Trade and Industry secretary Patricia Hewitt yesterday launched a £1.4m supercomputer capable of making 10 billion calculations per second that should help cosmologists map the entire history of the universe on its first simulation programme.
Dubbed 'the time machine' the computer, based in the physics department at the University of Durham, uses its 152 processors to calculate astronomy data to compile simulations of how the universe was created.
"The new machine will allow us to recreate the entire evolution of the universe, from its hot Big Bang to the present," said Professor Carlos Frenk, director of the institute of cosmology at Durham University in a statement.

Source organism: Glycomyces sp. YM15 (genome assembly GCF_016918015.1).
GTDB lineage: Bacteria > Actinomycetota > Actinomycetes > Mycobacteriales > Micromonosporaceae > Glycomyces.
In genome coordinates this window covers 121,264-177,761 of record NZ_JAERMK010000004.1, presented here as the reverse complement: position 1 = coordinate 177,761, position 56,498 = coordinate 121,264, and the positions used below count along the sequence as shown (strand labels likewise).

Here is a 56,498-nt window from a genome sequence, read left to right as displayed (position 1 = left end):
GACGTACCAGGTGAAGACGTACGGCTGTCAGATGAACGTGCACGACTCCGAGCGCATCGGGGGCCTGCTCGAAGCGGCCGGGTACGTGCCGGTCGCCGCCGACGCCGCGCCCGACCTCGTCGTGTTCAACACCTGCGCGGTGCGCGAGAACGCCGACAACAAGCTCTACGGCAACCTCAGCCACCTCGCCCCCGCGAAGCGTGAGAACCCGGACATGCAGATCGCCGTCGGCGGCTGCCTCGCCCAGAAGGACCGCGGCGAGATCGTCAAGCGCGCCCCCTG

Containing a mind-boggling 112GB of RAM the system holds data from billions of observations about the behaviour of stars, gases and galaxies collected by scientists and astronomers, which it then manipulates to conduct complex calculations on how the solar system and galaxies have evolved.
"We are able to instruct the supercomputer on how to make artificial universes which can be compared to astronomical observations," said Professor Frenk.
The DTI (Department of Trade and Industry) has invested £18m in the project alongside funding from other sources, including the Physics and Astronomy Research Council.
"This is a stunning resource for astronomical research in Britain," said Ian Halliday, chief executive of PPARC. "We are poised to confront one of the grandest challenges of science - the understanding of how our universe was created and how it evolved to its present state."